I: Well, I think, you know, change is good. You know, I don’t know if anybody really want to bust up the system. We just want a fair system, you know? Just change the system. I think we’ve done that with our music, you know. We, in some ways, made the people look at the police just … with different eyes, you know. Scrutinize ‘em a little more, you know. Now you have … the police are questioned and evaluated just as much as the suspects they bring in, so I think that’s a change. In Hollywood, you know, just changing the game saying, look, you don’t have to always be waiting, be an actor waiting for somebody to hire you. Go write your movie, you know? Put it together, with movies like Friday. So, you know, you could change the game in a lot of different ways. You could change from the outside or you could change from the inside. You know, I choose to change it from the inside ‘cause I think it’s more productive and I think people just are more receptive to that kind of change.
D: So when did you realize that? When did that understanding come to you and how did it come to you?
I: I mean, it came to me the first time I did a movie, Boyz in the Hood. I always figured that I didn’t wanna be on the outside of this camera, you know, without being on the inside, too. So I always wanted to be on both sides of the camera and change the game, hopefully inspire other youngsters who come out of the same situation that I’m in to try to put their movies together, pick up a camera, you know, be proactive with it.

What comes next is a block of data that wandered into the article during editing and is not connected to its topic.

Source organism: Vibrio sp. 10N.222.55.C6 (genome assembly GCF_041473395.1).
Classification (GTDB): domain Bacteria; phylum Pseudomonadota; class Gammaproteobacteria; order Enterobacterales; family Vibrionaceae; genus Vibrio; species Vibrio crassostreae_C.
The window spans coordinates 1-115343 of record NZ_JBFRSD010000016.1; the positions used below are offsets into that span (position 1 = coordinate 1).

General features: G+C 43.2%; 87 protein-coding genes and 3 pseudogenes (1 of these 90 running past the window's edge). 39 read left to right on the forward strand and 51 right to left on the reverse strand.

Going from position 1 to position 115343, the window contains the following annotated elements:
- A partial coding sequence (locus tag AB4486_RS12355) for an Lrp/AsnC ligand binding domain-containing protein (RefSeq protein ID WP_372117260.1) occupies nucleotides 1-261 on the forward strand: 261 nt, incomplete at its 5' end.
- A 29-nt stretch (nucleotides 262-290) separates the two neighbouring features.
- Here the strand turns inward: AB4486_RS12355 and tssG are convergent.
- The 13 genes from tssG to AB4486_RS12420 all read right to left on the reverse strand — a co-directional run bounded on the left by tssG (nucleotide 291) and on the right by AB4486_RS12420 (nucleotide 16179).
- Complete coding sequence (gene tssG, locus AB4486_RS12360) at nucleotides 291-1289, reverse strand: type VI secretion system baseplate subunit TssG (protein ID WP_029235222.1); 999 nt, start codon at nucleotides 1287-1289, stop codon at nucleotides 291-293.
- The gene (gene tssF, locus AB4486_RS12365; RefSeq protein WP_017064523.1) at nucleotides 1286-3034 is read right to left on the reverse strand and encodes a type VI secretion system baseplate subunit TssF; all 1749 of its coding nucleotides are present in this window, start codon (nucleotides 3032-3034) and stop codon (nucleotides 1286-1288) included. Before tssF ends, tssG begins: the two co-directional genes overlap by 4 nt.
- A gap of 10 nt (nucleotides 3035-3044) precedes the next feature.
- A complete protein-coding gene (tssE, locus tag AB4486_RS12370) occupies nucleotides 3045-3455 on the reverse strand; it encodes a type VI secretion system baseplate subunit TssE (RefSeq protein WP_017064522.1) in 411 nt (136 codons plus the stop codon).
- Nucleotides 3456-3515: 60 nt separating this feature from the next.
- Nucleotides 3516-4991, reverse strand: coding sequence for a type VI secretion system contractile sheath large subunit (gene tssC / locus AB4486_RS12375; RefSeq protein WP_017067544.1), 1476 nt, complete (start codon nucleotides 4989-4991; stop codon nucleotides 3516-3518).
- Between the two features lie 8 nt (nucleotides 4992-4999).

D: So is it about controlling your image, about controlling what you put out there?
I: No, I’m not trying to control my image or nothing like that. I’m just trying to do good work, you know. Whether I’m doing a record or a movie, I just want it to be quality, worth people’s time and money.
D: Well, now, you know, there are gonna be people who will look at this sitcom that you’ve created and say that it’s too simple, that these characters aren’t dimensional enough or that it’s not sophisticated enough and that folks have gotten used to seeing black people in comedies like this. What would you say to folks who would say, you know, maybe this should be more sophisticated? Maybe this is a little too simple for black folks in 2010.
I: Well, you know, the thing is, is every sitcom needs a runway, it needs a place to launch from. You know, you gotta get to know these characters and get to know who they are before you can get into all these complex issues and themes that this, you know, in success, we’ll get to, so my thing is, enjoy the comedy and … you gotta get these things room to grow and kinda find their legs, these sitcoms. So, they gotta kinda find their niche and then you run with that, so we understand people are gonna look at that and say, okay, this is not a sophisticated … comedy that, I guess, you know, some people are pushing out there, but this is still going for a different kind of a flavor. You know, we ain’t trying to be a Seinfeld kind of thing, you know. We’re trying to have a family comedy right here, so it’s gonna take us a minute to get as great as we’re gonna be, too.
D: Think about the Ice Cube that you were when NWA was really hitting. If that Ice Cube could see the Ice Cube of today, what would he think about him?
I: How do I get there? How do I get there?
D: What would you tell him?
I: Keep paying attention, keep paying attention. You know, the thing is, is a lot of people got an image in their head of me that the s--- that was done kinda like in the ‘80s when I was 18, 19 years old. I’m 40 years old now. Can’t expect the same guy from then to me standing here right now and if I was, something would be wrong with me.